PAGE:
In a London flat, two young boys face the unbearable sadness of their mother’s sudden death. Their father, a Ted Hughes scholar and scruffy romantic, imagines a future of well-meaning visitors and emptiness.
In this moment of despair they are visited by Crow – antagonist, trickster, healer, babysitter. This self-described sentimental bird is attracted to the grieving family and threatens to stay until they no longer need him. As weeks turn to months and physical pain of loss gives way to memories, this little unit of three begin to heal.
Published: Septermber 1st 2016
Genre: Poetry, Fiction, Magical Realism
Rating: Try It
Read from 30th Sep to 2nd Oct
So this is a book that reflects on death, grief and morning. It follows a father and his two sons that have just lost their wife and mum. Enter Crow; a character to replace the mother and to represent the help that a family need to get back on track.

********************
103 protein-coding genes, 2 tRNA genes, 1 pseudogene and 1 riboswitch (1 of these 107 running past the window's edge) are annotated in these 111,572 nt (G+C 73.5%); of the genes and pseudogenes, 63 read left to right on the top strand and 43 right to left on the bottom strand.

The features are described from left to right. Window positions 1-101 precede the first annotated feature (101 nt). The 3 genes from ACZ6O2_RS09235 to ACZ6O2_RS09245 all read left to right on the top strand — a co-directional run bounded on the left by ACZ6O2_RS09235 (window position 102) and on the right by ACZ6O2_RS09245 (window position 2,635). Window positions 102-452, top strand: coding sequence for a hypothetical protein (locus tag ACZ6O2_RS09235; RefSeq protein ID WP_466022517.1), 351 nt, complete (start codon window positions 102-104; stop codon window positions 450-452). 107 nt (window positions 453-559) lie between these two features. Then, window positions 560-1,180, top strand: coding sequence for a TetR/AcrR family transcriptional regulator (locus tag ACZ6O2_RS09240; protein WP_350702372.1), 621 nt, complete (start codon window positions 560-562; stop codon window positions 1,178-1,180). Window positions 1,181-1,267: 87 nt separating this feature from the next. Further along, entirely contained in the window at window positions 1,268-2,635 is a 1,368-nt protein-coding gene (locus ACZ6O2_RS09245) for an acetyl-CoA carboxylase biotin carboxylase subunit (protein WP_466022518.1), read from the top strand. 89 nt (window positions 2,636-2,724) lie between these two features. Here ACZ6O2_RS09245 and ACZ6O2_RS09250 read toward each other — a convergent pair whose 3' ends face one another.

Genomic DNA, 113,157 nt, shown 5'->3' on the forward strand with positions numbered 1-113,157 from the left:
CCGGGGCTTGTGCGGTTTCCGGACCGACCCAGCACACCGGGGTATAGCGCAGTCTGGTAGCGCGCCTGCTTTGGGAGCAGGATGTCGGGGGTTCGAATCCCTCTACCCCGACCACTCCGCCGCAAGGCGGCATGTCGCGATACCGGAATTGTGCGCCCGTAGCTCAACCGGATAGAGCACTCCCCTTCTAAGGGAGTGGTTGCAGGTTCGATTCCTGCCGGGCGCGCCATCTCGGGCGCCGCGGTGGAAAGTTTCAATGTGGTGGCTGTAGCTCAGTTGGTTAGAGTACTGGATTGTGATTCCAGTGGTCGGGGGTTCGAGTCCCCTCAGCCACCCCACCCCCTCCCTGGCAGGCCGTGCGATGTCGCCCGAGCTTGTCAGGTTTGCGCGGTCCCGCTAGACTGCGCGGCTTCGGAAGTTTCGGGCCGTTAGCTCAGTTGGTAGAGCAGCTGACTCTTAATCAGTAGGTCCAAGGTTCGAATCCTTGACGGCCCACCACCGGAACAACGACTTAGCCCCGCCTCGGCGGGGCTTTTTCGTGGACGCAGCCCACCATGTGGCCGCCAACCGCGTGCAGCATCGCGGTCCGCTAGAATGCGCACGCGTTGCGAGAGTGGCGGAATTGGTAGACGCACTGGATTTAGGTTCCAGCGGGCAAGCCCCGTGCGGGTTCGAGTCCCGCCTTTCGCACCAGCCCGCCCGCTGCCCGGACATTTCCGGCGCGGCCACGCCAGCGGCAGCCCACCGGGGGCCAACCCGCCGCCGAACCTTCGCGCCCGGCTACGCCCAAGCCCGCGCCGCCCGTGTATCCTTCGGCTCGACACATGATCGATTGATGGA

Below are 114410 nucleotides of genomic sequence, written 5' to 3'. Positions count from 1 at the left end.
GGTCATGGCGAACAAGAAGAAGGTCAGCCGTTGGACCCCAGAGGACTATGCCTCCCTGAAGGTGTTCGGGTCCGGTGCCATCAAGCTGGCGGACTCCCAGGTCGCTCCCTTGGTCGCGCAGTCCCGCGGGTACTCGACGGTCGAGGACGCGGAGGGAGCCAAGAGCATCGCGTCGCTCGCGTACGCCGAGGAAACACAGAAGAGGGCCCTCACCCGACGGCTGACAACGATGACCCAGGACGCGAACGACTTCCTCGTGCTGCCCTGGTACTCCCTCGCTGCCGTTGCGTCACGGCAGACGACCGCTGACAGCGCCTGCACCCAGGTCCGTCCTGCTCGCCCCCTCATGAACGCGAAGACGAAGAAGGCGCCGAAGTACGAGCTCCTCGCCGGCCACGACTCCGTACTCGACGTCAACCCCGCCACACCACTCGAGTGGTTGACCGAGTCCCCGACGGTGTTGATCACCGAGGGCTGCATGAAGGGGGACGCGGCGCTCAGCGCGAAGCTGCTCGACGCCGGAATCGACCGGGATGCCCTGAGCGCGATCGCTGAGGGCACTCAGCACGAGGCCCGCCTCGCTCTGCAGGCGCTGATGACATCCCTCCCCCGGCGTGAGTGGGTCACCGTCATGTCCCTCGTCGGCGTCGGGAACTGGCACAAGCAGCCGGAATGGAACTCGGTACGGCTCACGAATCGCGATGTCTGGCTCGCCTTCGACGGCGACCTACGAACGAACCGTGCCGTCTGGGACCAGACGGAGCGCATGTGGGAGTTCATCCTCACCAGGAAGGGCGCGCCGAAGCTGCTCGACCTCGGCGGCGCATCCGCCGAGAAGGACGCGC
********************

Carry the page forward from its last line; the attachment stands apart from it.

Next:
This book is written more like a play in terms of having acts and the characters have their own monologues throughout. It is less focussed around a story and more a central theme that they deal with. The idea is that the Crow is their councillor and helps the Dad work through his problems while trying to keep the boys in check.
It is a representation of what happens to those left behind. The struggles, the change in life and routine, what is held on to, and what effect grief has on each party.
We never really get to know anything, we don’t know the names, how the wife died, the time period, and everything is very abstract.
It is more a style of poetry but I was happy to read it even though I’m not the biggest fan of poems and tend to avoid it but this does feel close enough to a story to be enjoyed by a wider audience.
It’s such a short book and if you’re looking for something different then you should go for it and pick it up.
Till Next Time.